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18.2: Metabolic Fates of Amino Groups

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    15032
  • From the previous section on the nitrogen cycle, it should be clear that NH3/NH4+ has a central role in metabolism. Nature's fertilizer for plants is ammonium derived from bacterial nitrogenase and human-derived Born-Haber process. Animals get their ammonia mostly from ingested plants (primary producers) and animal protein. In vertebrates, proteins get digested into small proteins and peptides starting in the stomach where pepsin cleaves proteins after aromatic and Leu side chains into smaller fragments. The low pH in the stomach (1-2) facilitates protein unfolding, which allows great access to buried side chains for pepsin cleavage. As the ingested materials move into the small intestine, the protein fragments are further cleaved into small peptides by trypsin, chymotrypsin and then into individual amino acids by carboxypeptidases (which cleaves C-terminal amino acids) and aminopeptidases (which cleave at the N-terminal end). The individual amino acids are then adsorbed, along with di- and tripeptides into the epithelial cells lining the small intestine. Peptidase cleave the short peptides an amino acids are moved into the blood through cell membrane transporters which are coupled to sodium ion intake. Amino acids are taken up by tissues for use in protein synthesis and by the liver of vertebrates for metabolic processing. The gut proteolytic enzymes are secreted into the gut lumen as precursor (proenzymes), where they activated either autocatalytically or by other proteases into their mature form.

    Amino acids also derived from degradation of cellular proteins by a supramolecular assembly called the proteasome. Protein designated for cleavage are covalently modified by ubiquitin, a short ubiquitous protein, which targets them to the proteasome.

    Degradation of amino acids to produce ammonium

    I was once given this advice on giving a seminar: tell what you will tell them, tell them and tell them what you told them. These words imply that repetition is one of the keys to learning. So look at the figure below which shows a truncated view of the glycolytic and TCA pathways and see how amino acid catabolism fit into what you already know! A summarizing principle is that amino acids degrade to form intermediates that fit into these two common pathways and can be used for energy production as well as biosynthesis. Those that form pyruvate are glucogenic amino acids, while those that form acetyl-CoA are ketogenic (form keto and could form ketone bodies as well). Many form direct intermediates in the TCA cycle.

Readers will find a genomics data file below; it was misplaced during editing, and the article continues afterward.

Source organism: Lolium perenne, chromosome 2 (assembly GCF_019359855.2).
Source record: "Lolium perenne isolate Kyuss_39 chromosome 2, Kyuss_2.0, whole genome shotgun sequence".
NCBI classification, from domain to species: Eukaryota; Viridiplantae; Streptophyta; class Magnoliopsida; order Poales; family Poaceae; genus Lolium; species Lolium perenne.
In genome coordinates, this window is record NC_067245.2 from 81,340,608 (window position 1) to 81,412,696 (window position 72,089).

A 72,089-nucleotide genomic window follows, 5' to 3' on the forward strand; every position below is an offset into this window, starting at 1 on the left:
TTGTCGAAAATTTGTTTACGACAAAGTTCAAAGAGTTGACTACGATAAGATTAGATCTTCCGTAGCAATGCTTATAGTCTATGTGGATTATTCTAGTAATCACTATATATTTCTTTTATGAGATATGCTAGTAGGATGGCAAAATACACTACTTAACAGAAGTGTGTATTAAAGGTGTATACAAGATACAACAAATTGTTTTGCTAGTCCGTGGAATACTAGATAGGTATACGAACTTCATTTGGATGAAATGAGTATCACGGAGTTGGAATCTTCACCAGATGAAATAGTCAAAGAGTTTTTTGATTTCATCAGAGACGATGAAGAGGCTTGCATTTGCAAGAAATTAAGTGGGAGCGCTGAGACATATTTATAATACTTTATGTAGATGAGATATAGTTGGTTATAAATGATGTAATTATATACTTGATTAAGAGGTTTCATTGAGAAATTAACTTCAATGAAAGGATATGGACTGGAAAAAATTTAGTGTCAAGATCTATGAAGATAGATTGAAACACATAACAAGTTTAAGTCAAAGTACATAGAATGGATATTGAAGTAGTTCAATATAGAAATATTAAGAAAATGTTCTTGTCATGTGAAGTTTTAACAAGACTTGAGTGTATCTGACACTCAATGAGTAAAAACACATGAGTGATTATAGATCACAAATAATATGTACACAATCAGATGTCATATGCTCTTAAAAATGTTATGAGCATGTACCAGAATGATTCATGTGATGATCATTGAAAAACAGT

GluDehydroContextTCA_AADeg.png

    In this chapter we will focus on glutamine/glutamic acid, alanine (which forms pyruvate) and asparatic acid. In this section we will focus on the role of amino acid catabolism in producing ammonium. When new students confront the structures, properties and reactions of amino acids, they are undoubtedly daunted. Even biochemists would be if amino acid metabolism is outside their active research area. Perhaps some interesting biological properties of free amino acids might pique your interest. For example, did you know that ...

    • glumate and glutamine are the most abundant amino acids in red blood cells;
    • alanine and glutamine are the most abundant amino acid in the body;
    • glutamic acid, glutamine and alanine are the most abundant amino acids in the cerebrospinal fluid CSF (50-55% of total amino acids);
    • glutamine is the most abundant amino acid in blood serum;
    • In contrast, leucine is the most abundant amino acid in proteins, and free leucine is a prime regulator of protein synthesis through its interaction with the mTOR kinase complex. The other top three amino acids in proteins are serine, lysine, and glutamic acid.

    From the above list it appears that Glu and Gln play special roles in metabolism and signaling. They also play major roles in ammonium metabolism as the pair are majors sources of NH4+ production in cells. Gln has two Ns (an amine and an amide), so its not an unexpected sources of nitrogen:

    • Glutamine can give up its amide nitrogen to form NH4+ on conversion to glutamic acid, a reaction catalyzed by glutaminase
    • Glutamic acid can undergo an oxidative deamination to form α-ketoglutarate (a TCA intermediate) and free NH4+, a reaction catalyzed by glutamate dehydrogenase